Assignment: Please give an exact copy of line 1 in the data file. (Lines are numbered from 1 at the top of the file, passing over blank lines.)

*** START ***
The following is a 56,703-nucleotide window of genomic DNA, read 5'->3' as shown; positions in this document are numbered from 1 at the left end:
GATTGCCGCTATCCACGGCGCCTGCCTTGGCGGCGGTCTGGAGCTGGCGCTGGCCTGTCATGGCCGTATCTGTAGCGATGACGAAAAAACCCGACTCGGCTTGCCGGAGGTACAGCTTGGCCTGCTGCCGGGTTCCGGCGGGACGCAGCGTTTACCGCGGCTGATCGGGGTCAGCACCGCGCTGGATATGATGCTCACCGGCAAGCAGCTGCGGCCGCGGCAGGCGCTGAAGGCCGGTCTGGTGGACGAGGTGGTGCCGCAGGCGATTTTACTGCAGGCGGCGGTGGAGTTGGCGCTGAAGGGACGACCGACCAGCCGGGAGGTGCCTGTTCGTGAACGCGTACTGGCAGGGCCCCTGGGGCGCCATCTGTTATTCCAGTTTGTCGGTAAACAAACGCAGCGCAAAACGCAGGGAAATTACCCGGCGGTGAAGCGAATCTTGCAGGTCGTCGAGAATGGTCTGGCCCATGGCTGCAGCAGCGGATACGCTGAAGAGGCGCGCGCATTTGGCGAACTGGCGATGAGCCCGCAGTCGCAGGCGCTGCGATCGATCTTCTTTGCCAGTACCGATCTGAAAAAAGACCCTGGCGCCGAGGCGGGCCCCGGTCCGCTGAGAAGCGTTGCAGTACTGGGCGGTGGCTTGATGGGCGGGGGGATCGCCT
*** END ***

The following is a 56,703-nucleotide window of genomic DNA, read 5'->3' as shown; positions in this document are numbered from 1 at the left end: